first_img Tagged with: Technology Trading Microsoft on the other hand are adamant that the donations programme is legal.Read “Microsoft to offer free software” by Paul Abrahams and Daniel Dombey at FT.com. Howard Lake | 15 May 2003 | News Microsoft to offer free software to education and governments AddThis Sharing ButtonsShare to TwitterTwitterShare to FacebookFacebookShare to LinkedInLinkedInShare to EmailEmailShare to WhatsAppWhatsAppShare to MessengerMessengerShare to MoreAddThiscenter_img  23 total views,  1 views today AddThis Sharing ButtonsShare to TwitterTwitterShare to FacebookFacebookShare to LinkedInLinkedInShare to EmailEmailShare to WhatsAppWhatsAppShare to MessengerMessengerShare to MoreAddThis Microsoft plans to offer free and discounted software to governments and educational institutions, although critics have suggested this might contravene European antitrust law.By offering free and discounted software to particular sectors Microsoft could be viewed as abusing its near monopoly status, according to FT.com. “European law prohibits companies with monopolies using discounts that discriminate between customers and exclude competitors from the market”, reports the financial newspaper.The donations are presumably part of Microsoft’s efforts to ensure it does not lose out to its rival free operating system Linux. Advertisement About Howard Lake Howard Lake is a digital fundraising entrepreneur. Publisher of UK Fundraising, the world’s first web resource for professional fundraisers, since 1994. Trainer and consultant in digital fundraising. Founder of Fundraising Camp and co-founder of GoodJobs.org.uk. Researching massive growth in giving.last_img read more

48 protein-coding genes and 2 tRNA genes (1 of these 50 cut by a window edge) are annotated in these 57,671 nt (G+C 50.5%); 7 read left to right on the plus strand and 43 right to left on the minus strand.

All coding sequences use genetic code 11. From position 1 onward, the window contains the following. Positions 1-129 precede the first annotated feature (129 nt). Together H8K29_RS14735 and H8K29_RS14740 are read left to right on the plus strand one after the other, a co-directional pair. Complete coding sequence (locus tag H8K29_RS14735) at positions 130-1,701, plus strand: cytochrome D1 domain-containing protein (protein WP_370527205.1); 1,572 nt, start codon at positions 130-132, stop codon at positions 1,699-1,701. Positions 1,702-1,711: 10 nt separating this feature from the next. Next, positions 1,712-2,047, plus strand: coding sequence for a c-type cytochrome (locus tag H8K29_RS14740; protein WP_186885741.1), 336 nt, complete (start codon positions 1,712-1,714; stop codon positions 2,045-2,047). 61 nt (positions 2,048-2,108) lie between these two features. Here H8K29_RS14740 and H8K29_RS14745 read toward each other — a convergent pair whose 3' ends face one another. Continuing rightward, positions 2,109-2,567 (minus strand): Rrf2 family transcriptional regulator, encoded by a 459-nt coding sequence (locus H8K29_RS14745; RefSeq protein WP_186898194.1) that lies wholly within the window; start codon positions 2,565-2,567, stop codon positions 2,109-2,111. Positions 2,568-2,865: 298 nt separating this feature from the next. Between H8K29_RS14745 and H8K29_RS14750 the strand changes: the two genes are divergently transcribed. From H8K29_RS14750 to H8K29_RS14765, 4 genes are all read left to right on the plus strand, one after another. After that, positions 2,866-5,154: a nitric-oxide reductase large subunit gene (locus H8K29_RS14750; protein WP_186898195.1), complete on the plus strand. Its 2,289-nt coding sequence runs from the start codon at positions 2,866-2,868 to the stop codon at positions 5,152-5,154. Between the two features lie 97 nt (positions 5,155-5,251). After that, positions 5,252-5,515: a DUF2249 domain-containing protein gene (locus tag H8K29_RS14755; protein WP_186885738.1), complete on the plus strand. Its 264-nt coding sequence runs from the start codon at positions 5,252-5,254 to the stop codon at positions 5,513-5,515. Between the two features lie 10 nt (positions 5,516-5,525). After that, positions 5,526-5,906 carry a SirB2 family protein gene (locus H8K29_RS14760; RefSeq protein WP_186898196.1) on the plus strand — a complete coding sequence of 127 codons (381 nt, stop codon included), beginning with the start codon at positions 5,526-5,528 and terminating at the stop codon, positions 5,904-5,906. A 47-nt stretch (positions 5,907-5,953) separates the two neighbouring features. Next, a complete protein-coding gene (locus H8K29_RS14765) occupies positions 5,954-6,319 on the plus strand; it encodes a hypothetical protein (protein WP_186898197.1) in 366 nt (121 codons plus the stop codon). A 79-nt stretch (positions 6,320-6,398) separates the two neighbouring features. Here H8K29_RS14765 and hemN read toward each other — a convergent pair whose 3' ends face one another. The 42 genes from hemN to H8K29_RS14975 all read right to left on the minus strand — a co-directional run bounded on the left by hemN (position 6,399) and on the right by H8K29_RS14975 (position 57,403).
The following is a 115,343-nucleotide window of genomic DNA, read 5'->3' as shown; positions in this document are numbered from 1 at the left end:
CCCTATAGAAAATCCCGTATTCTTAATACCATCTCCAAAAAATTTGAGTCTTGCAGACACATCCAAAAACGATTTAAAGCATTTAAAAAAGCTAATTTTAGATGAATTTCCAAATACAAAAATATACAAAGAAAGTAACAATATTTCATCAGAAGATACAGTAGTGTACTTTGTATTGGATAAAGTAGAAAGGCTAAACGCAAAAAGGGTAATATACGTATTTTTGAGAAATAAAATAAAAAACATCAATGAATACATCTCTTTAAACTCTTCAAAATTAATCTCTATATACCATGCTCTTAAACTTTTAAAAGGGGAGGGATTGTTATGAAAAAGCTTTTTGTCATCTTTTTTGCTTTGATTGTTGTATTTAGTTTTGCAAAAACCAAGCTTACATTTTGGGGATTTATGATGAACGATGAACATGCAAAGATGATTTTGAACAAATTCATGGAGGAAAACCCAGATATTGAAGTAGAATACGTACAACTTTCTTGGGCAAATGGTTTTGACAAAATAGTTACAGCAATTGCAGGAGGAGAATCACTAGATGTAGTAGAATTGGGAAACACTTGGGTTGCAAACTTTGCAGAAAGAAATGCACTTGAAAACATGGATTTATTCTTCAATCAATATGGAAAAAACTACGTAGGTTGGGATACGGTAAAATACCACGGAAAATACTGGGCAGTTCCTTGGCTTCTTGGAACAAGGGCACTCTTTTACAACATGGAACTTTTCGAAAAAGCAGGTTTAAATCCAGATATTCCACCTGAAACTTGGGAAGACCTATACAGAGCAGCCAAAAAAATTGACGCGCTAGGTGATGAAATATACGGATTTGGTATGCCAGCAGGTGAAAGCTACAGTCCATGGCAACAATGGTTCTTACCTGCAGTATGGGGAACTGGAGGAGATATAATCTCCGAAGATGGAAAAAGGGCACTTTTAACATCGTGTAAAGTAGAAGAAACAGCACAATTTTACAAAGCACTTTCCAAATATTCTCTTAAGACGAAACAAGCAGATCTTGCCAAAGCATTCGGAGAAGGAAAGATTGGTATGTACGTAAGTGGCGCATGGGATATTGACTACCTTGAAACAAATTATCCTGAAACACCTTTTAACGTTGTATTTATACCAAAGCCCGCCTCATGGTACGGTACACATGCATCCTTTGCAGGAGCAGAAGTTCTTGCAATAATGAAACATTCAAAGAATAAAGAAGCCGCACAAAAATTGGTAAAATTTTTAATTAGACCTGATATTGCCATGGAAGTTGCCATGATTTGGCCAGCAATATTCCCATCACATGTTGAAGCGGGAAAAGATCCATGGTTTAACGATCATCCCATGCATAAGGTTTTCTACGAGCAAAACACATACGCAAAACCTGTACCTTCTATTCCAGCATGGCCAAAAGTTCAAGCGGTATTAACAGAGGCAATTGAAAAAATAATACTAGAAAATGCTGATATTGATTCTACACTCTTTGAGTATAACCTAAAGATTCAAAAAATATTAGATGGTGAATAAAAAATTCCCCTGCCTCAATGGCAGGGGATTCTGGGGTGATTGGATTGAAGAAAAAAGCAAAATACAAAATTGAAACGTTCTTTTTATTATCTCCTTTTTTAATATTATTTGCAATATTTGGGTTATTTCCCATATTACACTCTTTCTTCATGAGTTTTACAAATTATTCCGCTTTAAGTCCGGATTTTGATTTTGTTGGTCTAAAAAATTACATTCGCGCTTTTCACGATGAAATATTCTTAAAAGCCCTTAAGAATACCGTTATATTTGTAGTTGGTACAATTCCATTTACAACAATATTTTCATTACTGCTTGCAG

first_imgFired doctors, nurses and therapists along with supporters from the community outside the Whittier Street Health Center on June 20.Twenty fired doctors, nurses and therapists marched into the Whittier Street Health Center on June 20 to reclaim their jobs and join their co-workers in an historic “Union Yes” vote. Outside the clinic in Boston’s Roxbury neighborhood, a militant crowd cheered to show union, community and patient support.With that vote, WSHC became the first community health center in New England where the professional staff is union strong. It was a stunning defeat of union busting and a historic victory against an orchestrated corporate attack on community health workers.The victory was powered by a broad union-community mobilization, led by Service Employees Union Local 1199 organizers under the banner “Health Care Is a Human Right.” (tinyurl.com/y84dw6d7)A week earlier, on June 14, WSHC human resource managers and hired security agents had seized the credentials of these frontline health care workers. Management violated patient safety and confidentiality by entering exam rooms and labs unannounced during clinical sessions. They then forcibly “escorted” workers out of the building.WSHC’s top-paid executives justified the firings as driven by the health center’s funding woes. But the Roxbury community, where many of WSHC’s patients live, expressed immediate outrage in the streets.WSHC is an important resource for affordable or no-cost care for thousands of poor and oppressed people, many uninsured or without adequate insurance. The clinic also provides culturally competent and trauma-informed behavioral health services.Community outrage quickly became a crisis for the city’s ruling class.An overnight mobilization brought hundreds of community members, labor activists and health care advocates to a mass rally outside WSHC’s door.The truth behind the firings was exposed: The fired doctors, nurse practitioners, registered nurses, nutritionists, behavior health counselors, dentists, optometrists and ophthalmologists were all involved in leading a union campaign to organize WSHC’s workers — a federally protected activity. The illegal firings were timed to impact a June 20 union vote.Facing immense pressure from the community and the progressive labor movement, Boston Mayor Marty Walsh reportedly intervened to pull WSHC back and soften its anti-union tactics. The WSHC board and CEO waffled for 48 hours and then caved in as voting day and more mass protests loomed.Exposing health care ‘speed-up’ conditionsWorkers World talked with Dr. Sherar Andalcio, who explained he was fired by WSHC for “objecting to management’s impossible productivity demands.” Dr. Andalcio continued to organize for the union victory while unemployed.Dr. Andalcio described conditions at the center as “like a speed-up on a manufacturing assembly line ” — oppressive working conditions, constant wage theft and intolerable management demands on workers to increase WSHC revenue. He backed up his assertions with a wealth of internal WSHC documents, emails, painstaking research and personal notes.Management’s ramp up of “billable patients” an hour over the last two years has caused 90 percent turnover of primary care and family medicine providers and 150 percent turnover of nurses. Clinical staff now have to see patients at a rate of 30 a day — with a strictly enforced maximum of 15 minutes with each patient to examine, treat and and write a chart note about their clinical plan!Management pressure leaves health workers in a terrible triple bind: treating patients with complex diagnoses and co-morbidities, while also meeting strict productivity requirements and without making a mistake that would cause harm to a patient and/or jeopardize their own clinical license to practice in their field.Like many health centers based in historically Black communities, WSHC serves patients coping with stark health disparities, rooted in the stresses of racism and poverty. Many WSHC patients suffer from, or are at increased risk for, diseases like asthma and chronic obstructive pulmonary diseases, HIV, hepatitis, nutritional deficiency, depression and anxiety, substance use disorders, and many other poverty- and minority-stress-related conditions.The profit-driven speed-ups at WSHC that forced providers to quit have negatively affected patients, leading to constant cancellations, re-appointments with new care teams and inconsistent care. Dr. Andalcio noted: “We are encouraged not to give longer visits because [WSHC] can only bill $150, so we tell [patients] to come back. Just give me an hour with this patient instead of a disjointed 15-minute session.”Profits for the ‘nonprofit’ health companyDr. Andalcio researched WSHC’s “nonprofit” tax filings with the Internal Revenue Service and found that WSHC’s man­agement methods generated $1 to $2 million in profits annually from 2008 to 2016.This surplus was not used to benefit patients or the community. Instead the WSHC CEO’s salary and benefits were doubled over the eight-year period. Executive management also separately reported $600,000 in investment interest income in its 2017 annual report. When this same management illegally fired union organizers, it used the pretense of “funding shortfalls.” Meanwhile, staff have gone without raises for years.After the June 20 union win, the strategy for SEIU organizers, explained Dr. Andalcio, is next to organize all WSHC janitorial, secretarial and administrative staff. United contract negotiation is the goal.Gery Armsby, a health administration worker at another Boston community health center, spoke with Workers World about the significance of the victory: “Hospitals, insurance companies and health centers are increasingly operated and motivated by Wall Street interests. This means a demand for increased profit, which comes in the form of rapid technology upgrades to cut labor and a big surge in the price tag for specialized care and drugs.”Armsby noted: “The average length of patient hospital stays has been forcibly reduced by management in recent years. As a result, many small, urgent care and primary care centers — some community ‘non-profits,’ others run by huge companies like CVS — are opening, drawing large numbers of health workers into smaller, unorganized workplaces.”Health care workers organizeSEIU Local 1199 is investing resources in other union drives similar to that at WSHC. It started with early victories at NYC’s Callen-Lorde Community Health Center, which services the LGBTQ community, and Chase Brexton Health Care, which began as a gay men’s health center in the Baltimore area and now has five centers serving all generations in their communities as well as maintaining diversity. Now there are hopeful indications of a wave of successful union organizing.Armsby observed: “A struggle-oriented approach inspires active worker-organizers in relatively small shops, like the 80 new members of SEIU at Whittier Street Health Center. Doctors and other traditionally nonunion professionals are clamoring to be organized alongside RNs, medical assistants, and janitorial, administrative and dining hall workers. This is a momentous shift in consciousness that needs to be supported and nurtured.”“This level of solidarity reflects a desire, despite the atomization of the ‘gig’ economy workplace, to fight together against dead-end capitalism,” concluded Armsby. “Small shops should no longer be considered insignificant to this struggle, but rather seen as strategic to the goals of union justice for all health care workers and for health care as a human right for the people.”FacebookTwitterWhatsAppEmailPrintMoreShare thisFacebookTwitterWhatsAppEmailPrintMoreShare thislast_img read more